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GELLMAN v. COSTA ARMATORI

October 21, 1975

JOE GELLMAN, Plaintiff,
v.
COSTA ARMATORI, S.P.A., MARIA COSTA, Defendant. COSTA ARMATORI, S.P.A., Defendant and Third-Party Plaintiff, v. UNIVERSAL TERMINAL & STEVEDORING CORP. and CARRIER INTERNATIONAL LTD., Third-Party Defendant



The opinion of the court was delivered by: PLATT

PLATT, D. J.

 On March 28, 1974, plaintiff filed a summons and complaint naming in the caption the above-named defendant ship owner and the ship "Maria Costa" and misstating in the body of the complaint that the name of the ship was the "ITKONIS". Thereafter, when the agent for the designated ship owner claimed that he was not authorized to accept service on the ground that the stated ship did not belong to their company, plaintiff filed an amended complaint and a supplemental summons on July 12, 1974 correcting the name of the ship in the text to conform with the name set in the caption, to wit: the "MARIA COSTA", and the same general agent accepted service of such complaint.

 In his amended complaint plaintiff sued the ship owner and ship for $100,000 for personal injuries which he alleged were caused as a result of the negligence of the defendant and the unseaworthiness of the vessel.

 On August 13, 1974, defendant filed an answer consisting of a general denial and alleging affirmative defenses (i) failure to state a claim, (ii) contributory negligence, (iii) assumption of risk, (iv) exclusive remedy under the Longshoremen's and Harbor Workers' Compensation Act, 33 U.S.C. § 905, et seq., and (v) no negligence or unseaworthiness on the part of the defendant.

 On the same date, the defendant filed a third-party summons and complaint against Universal Terminal & Stevedoring Corp. ("Universal" -- plaintiff's employer) alleging a breach on its part of its warranty to perform its services as a stevedore in a safe, careful, prudent, proper and workmanlike manner, as well as affirmative and active negligence.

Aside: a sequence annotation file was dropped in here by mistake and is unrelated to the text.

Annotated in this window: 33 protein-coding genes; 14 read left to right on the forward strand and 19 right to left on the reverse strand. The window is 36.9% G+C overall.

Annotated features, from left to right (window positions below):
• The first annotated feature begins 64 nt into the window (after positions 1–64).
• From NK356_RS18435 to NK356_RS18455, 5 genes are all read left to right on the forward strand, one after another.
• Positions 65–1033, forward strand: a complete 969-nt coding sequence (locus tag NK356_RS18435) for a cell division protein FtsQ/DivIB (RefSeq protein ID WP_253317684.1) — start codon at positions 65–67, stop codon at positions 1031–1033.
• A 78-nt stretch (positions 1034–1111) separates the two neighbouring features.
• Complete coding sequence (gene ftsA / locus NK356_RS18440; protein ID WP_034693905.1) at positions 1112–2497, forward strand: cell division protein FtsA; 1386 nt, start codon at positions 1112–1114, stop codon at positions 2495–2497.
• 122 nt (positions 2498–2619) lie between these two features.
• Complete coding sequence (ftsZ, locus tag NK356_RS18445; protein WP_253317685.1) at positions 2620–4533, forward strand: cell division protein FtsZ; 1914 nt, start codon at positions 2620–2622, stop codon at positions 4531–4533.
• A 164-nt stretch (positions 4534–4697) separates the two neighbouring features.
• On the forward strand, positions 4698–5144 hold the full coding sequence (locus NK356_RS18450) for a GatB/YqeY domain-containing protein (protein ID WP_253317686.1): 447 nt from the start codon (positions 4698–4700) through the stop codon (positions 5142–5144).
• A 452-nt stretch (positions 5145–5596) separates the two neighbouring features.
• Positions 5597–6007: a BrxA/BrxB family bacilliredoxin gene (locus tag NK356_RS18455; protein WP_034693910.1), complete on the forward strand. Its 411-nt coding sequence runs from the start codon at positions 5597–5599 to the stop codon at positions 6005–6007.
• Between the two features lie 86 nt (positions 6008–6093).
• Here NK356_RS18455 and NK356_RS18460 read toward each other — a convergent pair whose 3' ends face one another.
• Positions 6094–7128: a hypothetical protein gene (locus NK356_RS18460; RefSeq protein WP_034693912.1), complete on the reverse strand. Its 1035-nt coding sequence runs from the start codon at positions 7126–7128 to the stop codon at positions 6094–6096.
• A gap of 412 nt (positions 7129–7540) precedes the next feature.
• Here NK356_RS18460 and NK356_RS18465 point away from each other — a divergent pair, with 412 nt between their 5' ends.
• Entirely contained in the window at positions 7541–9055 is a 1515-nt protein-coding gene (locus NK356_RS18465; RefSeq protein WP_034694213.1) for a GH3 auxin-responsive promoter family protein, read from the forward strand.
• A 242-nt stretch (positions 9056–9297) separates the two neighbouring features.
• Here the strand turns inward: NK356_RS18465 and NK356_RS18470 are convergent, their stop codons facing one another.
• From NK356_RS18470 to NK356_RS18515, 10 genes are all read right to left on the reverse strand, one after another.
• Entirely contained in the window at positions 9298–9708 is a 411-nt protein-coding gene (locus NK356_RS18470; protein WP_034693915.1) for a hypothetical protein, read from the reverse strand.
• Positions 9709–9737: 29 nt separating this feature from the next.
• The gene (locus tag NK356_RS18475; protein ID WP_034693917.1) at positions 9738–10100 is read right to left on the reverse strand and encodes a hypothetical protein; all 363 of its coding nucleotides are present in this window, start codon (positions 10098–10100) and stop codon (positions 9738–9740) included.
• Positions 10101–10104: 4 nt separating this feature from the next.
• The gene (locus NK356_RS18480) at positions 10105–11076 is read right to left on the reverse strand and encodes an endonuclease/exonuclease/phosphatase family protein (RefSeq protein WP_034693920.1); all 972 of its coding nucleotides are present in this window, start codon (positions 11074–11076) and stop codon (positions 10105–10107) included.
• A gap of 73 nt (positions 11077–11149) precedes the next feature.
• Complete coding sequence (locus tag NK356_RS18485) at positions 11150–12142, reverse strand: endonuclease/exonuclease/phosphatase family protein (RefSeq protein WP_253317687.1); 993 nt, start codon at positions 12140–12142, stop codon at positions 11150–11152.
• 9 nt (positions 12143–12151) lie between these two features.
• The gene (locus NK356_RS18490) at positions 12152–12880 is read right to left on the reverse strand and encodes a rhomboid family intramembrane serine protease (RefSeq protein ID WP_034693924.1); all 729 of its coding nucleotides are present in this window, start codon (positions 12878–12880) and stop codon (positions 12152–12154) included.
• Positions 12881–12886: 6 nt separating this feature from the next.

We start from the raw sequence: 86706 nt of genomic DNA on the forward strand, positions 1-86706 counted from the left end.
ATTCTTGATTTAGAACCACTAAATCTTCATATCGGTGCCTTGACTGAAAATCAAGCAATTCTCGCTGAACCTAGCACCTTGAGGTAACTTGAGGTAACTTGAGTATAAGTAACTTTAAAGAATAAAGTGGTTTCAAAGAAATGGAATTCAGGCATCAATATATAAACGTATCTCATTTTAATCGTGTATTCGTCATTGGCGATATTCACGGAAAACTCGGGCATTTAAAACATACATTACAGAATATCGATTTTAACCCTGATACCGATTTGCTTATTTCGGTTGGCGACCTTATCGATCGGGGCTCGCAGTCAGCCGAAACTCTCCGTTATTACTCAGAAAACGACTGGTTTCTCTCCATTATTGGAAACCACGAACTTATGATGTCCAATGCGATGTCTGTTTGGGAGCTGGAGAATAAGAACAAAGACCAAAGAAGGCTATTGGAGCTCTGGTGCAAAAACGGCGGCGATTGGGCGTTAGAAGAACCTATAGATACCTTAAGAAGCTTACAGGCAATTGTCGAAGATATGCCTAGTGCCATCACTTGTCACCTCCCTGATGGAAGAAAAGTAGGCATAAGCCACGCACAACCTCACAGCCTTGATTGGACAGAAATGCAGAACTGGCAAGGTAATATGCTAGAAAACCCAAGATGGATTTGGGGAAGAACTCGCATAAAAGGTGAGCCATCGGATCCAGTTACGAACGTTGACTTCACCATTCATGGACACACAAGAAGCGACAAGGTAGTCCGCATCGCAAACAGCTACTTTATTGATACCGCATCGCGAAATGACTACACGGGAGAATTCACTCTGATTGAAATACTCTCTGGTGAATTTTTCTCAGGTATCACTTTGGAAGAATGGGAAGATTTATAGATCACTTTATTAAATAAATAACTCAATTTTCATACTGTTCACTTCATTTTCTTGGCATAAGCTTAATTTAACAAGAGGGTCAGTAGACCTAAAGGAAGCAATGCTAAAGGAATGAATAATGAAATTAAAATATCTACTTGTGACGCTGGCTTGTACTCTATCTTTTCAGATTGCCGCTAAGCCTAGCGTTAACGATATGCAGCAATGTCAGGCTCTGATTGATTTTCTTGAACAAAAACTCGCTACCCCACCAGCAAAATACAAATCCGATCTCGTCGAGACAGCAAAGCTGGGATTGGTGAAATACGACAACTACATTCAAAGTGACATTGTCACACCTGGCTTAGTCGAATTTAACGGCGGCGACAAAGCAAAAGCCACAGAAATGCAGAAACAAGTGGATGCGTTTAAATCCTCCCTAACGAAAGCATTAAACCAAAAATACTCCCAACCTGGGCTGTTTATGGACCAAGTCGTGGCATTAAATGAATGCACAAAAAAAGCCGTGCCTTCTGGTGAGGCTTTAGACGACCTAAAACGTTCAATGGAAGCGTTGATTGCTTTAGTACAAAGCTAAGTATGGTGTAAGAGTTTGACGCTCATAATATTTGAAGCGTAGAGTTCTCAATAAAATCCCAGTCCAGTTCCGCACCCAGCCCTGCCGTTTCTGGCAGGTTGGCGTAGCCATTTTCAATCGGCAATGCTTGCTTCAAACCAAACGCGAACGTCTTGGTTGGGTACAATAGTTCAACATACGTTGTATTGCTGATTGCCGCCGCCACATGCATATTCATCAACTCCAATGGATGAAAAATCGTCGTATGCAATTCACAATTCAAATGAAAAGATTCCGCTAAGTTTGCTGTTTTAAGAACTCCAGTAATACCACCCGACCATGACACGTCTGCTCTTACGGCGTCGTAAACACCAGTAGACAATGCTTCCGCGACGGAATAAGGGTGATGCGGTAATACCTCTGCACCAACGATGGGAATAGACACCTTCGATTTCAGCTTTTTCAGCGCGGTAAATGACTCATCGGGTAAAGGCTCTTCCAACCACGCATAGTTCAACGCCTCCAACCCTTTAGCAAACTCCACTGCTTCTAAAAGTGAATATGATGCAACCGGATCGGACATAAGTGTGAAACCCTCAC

On August 23, 1974, defendant filed an amended answer, alleging as a Sixth Affirmative Defense that plaintiff's action against the defendant for negligence should be barred on the ground that it had accrued more than three years prior to the commencement of the action and as a Seventh Affirmative Defense that plaintiff had been guilty of laches.

 Also on August 23, 1974, defendant filed an additional third-party complaint against Carrier International Ltd. ("Carrier") seeking indemnity on the ground of affirmative and active negligence in that Carrier had constructed, packed and shipped boxes of cargo which did not contain adequate supports and which contained defective wooden boards.

 On October 8, 1974, defendant Universal served an answer to the amended third-party complaint generally denying the allegations contained therein.

 On October 9, 1974, defendant Carrier served an answer to such complaint also generally denying the allegations contained therein and setting forth a counterclaim against the defendant and a cross-claim against the third-party defendant Universal, alleging in each instance negligence on their part.

 The parties stipulated to the following facts:

 "On April 3, 1971 at approximately 6:30 PM the vessel 'COSTA MARIA' owned by the defendant was berthed at Pier 2, Brooklyn, New York. Plaintiff was an employee of Universal Terminal & Stevedoring Corp., a stevedoring corporation, engaged by the ship owner to perform stevedoring operations aboard said vessel. That at said time plaintiff was employed as a longshoreman and acting in the course and scope of his employment."

 At such time the plaintiff was working in the hold in the number 3 hatch loading cargo with some seven additional longshoremen. Cargo had been loaded in the wings of the hatch earlier in the day and the longshoremen were beginning to load cargo in the square of the hatch.

 Two big wooden cases, each 20 feet in length, 8-1/2 feet in width and 8 feet high, were lowered into the hatch. Both of them carried the label "Carrier" on them.

 According to the plaintiff, he and his fellow longshoremen, "Jerry" and "Jeso", mounted, by means of a ladder, to the top of one of the cases and the three of them, with himself in the rear, proceeded to walk across the top of such case to unhook the wires by which it was lowered into the hold.

 Suddenly without warning plaintiff heard a cracking noise under his left foot which went through the case and he fell down on his left side and shoulder.

 Jerry and Jeso ran over and pulled him out; the timekeeper came down and the plaintiff reported his accident to him, and thereafter Jerry took him to the emergency room of the hospital of the Holy Family Division at 155 Dean Street, Brooklyn, New York.

 At the hospital, x-rays were taken of plaintiff's left shoulder, his left rib cage and his left leg, all of which ...


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